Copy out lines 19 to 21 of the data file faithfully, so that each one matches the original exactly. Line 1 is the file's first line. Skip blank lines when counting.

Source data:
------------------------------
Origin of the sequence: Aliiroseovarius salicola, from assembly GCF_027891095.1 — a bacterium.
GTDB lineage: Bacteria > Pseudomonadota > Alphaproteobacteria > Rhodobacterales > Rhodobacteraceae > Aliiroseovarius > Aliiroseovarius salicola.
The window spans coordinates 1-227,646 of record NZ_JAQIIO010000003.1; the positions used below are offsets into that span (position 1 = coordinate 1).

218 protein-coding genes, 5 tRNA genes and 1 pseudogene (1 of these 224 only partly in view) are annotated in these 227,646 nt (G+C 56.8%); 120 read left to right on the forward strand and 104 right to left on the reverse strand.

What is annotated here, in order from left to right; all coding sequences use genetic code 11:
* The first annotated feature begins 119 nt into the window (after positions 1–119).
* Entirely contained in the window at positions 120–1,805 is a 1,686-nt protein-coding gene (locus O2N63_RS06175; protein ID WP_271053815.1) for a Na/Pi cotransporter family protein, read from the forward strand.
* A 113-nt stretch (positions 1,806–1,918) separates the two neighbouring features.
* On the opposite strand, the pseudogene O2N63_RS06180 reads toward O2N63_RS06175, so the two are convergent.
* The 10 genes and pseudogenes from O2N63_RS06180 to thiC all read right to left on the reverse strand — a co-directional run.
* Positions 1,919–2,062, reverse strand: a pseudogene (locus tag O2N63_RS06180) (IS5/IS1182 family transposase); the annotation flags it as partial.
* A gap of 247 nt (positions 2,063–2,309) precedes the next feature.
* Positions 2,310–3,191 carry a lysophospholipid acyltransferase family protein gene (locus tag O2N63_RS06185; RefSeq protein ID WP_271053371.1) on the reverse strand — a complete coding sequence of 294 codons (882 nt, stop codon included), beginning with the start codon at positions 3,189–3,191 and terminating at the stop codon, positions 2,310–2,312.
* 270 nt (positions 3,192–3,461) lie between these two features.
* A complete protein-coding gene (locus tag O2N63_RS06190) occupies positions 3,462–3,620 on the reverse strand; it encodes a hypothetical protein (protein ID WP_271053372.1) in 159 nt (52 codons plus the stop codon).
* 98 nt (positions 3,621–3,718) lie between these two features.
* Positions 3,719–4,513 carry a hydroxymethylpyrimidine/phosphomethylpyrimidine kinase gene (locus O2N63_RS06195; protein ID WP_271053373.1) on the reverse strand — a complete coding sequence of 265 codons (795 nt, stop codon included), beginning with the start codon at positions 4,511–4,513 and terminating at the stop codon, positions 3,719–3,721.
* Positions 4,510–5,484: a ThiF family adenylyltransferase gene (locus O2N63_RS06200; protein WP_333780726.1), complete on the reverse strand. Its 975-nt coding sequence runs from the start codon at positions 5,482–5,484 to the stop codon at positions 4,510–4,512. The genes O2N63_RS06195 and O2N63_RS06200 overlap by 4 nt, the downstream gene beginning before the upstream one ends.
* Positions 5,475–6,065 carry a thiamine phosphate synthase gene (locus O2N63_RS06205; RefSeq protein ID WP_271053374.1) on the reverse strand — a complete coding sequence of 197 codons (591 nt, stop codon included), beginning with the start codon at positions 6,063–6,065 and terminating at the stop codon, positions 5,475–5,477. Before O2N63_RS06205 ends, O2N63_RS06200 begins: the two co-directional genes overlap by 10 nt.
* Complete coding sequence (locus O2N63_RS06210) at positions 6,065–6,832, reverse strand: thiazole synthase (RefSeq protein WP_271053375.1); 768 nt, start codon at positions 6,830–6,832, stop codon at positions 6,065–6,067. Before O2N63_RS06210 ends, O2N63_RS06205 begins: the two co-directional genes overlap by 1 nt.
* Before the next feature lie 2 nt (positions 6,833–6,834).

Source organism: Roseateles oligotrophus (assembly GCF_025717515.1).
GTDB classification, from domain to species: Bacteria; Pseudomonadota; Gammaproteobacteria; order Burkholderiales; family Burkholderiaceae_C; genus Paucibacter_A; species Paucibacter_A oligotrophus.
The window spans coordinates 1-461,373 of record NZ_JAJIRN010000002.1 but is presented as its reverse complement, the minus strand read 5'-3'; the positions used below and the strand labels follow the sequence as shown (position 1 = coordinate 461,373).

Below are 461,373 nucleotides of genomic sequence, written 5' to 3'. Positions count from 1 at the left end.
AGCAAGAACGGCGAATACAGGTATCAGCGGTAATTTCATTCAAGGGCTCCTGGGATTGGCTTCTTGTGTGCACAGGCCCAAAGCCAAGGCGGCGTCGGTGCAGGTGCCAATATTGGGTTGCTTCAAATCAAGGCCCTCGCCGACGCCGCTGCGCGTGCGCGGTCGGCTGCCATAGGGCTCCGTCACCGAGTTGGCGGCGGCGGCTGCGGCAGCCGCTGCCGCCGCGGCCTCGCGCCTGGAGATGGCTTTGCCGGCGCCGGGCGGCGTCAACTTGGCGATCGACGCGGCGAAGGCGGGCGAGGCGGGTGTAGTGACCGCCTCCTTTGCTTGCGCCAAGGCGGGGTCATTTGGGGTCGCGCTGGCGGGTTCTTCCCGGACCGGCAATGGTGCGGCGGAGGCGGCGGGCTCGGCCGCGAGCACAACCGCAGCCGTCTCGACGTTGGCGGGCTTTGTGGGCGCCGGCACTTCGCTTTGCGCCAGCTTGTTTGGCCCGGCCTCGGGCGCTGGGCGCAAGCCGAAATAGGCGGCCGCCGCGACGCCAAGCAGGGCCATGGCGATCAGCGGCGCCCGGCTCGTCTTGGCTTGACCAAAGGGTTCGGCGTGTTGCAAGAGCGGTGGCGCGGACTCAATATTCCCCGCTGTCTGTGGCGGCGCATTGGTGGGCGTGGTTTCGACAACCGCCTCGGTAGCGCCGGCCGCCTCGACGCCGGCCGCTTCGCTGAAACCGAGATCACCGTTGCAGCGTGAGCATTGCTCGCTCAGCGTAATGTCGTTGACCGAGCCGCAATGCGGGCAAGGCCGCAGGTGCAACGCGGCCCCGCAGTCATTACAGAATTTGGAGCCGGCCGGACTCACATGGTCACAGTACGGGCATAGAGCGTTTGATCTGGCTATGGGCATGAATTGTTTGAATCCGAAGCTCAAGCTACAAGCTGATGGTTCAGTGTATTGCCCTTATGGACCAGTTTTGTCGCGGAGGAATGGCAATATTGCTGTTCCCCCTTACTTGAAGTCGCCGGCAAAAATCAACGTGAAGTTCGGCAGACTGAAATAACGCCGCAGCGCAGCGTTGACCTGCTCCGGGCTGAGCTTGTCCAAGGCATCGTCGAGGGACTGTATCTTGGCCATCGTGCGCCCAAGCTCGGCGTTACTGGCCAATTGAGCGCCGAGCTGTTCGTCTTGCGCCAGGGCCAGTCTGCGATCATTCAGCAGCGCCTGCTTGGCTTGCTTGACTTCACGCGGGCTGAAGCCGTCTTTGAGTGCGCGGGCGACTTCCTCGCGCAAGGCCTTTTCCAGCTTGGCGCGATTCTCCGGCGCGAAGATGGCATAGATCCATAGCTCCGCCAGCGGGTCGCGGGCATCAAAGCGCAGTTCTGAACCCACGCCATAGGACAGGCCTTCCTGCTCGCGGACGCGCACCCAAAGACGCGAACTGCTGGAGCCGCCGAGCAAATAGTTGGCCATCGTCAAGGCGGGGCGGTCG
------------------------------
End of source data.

* Positions 5,475–6,065 carry a thiamine phosphate synthase gene (locus O2N63_RS06205; RefSeq protein ID WP_271053374.1) on the reverse strand — a complete coding sequence of 197 codons (591 nt, stop codon included), beginning with the start codon at positions 6,063–6,065 and terminating at the stop codon, positions 5,475–5,477. Before O2N63_RS06205 ends, O2N63_RS06200 begins: the two co-directional genes overlap by 10 nt.
* Complete coding sequence (locus O2N63_RS06210) at positions 6,065–6,832, reverse strand: thiazole synthase (RefSeq protein WP_271053375.1); 768 nt, start codon at positions 6,830–6,832, stop codon at positions 6,065–6,067. Before O2N63_RS06210 ends, O2N63_RS06205 begins: the two co-directional genes overlap by 1 nt.
* Before the next feature lie 2 nt (positions 6,833–6,834).